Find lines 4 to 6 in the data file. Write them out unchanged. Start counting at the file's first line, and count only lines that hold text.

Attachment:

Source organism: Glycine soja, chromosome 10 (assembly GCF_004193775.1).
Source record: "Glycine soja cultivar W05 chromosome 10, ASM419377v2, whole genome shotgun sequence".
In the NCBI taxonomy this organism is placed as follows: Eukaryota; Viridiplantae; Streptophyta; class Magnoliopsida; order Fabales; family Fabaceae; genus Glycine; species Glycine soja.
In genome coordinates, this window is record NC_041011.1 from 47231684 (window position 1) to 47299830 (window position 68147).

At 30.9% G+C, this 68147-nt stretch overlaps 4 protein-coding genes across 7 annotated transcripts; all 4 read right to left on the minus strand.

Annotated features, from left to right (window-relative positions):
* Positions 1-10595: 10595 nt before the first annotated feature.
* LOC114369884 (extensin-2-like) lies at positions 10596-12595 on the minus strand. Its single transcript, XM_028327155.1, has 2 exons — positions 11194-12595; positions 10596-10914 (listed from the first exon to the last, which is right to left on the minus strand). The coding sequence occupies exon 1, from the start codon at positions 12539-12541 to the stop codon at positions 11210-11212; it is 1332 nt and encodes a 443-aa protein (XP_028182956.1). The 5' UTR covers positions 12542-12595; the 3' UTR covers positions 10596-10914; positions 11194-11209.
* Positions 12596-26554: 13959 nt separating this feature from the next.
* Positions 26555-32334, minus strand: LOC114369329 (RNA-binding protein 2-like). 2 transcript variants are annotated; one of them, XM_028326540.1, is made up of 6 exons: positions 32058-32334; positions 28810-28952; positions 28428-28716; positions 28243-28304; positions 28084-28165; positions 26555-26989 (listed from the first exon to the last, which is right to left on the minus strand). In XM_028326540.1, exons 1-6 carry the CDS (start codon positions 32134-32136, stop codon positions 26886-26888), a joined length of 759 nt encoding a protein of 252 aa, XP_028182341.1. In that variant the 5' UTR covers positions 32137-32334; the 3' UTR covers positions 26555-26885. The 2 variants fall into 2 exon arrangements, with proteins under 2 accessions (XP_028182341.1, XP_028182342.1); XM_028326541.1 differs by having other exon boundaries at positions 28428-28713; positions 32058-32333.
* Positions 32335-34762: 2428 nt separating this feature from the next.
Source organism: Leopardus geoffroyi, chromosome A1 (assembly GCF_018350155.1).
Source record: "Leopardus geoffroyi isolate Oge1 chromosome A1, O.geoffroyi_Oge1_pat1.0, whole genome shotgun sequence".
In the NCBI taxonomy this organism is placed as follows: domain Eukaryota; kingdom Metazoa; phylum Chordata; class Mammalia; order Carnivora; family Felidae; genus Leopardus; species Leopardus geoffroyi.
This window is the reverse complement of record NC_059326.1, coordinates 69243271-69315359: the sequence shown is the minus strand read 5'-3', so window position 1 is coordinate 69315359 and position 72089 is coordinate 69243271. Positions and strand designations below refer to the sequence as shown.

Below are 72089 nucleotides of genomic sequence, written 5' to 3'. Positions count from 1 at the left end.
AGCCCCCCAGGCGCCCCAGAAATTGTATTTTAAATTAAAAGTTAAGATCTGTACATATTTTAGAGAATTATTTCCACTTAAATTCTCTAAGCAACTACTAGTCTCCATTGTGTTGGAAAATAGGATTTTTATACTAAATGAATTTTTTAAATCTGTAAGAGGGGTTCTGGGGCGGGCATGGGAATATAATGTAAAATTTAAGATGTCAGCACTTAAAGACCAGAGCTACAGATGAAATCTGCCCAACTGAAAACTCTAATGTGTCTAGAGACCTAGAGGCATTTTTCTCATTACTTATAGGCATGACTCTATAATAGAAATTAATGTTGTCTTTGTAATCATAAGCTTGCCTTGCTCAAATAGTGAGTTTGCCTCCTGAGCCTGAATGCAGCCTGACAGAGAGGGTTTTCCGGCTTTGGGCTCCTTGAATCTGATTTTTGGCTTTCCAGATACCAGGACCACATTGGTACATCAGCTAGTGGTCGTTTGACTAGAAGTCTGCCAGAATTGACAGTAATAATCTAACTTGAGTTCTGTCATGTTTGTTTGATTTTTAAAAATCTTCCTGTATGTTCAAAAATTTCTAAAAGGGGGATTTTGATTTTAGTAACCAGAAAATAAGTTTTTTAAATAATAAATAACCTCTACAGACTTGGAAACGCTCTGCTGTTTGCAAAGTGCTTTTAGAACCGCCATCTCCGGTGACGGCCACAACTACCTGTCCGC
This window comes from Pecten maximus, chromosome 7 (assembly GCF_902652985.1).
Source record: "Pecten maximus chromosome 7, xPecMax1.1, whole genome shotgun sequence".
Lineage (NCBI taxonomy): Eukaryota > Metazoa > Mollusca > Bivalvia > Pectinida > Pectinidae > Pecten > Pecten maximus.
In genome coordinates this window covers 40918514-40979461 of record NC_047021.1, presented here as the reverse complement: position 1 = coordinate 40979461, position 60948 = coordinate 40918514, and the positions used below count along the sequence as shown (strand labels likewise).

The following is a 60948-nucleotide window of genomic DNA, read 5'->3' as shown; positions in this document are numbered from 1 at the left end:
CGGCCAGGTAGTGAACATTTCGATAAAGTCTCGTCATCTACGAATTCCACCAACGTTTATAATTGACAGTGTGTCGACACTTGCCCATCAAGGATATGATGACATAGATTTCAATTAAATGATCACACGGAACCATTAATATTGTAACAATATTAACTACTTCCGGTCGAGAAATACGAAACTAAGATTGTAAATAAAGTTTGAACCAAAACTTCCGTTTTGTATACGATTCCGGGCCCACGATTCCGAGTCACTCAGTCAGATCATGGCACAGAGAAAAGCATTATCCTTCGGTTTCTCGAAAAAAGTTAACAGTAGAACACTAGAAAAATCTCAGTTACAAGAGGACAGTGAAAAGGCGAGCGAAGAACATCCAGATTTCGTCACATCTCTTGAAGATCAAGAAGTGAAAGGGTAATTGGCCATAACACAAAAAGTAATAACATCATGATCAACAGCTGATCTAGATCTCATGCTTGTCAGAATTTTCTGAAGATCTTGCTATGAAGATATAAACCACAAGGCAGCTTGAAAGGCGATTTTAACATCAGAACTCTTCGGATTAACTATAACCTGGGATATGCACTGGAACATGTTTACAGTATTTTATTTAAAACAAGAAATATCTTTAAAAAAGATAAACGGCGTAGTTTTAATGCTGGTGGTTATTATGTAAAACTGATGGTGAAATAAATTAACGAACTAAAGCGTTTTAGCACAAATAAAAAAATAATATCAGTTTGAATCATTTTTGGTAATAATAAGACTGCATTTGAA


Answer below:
In genome coordinates, this window is record NC_041011.1 from 47231684 (window position 1) to 47299830 (window position 68147).

At 30.9% G+C, this 68147-nt stretch overlaps 4 protein-coding genes across 7 annotated transcripts; all 4 read right to left on the minus strand.

Annotated features, from left to right (window-relative positions):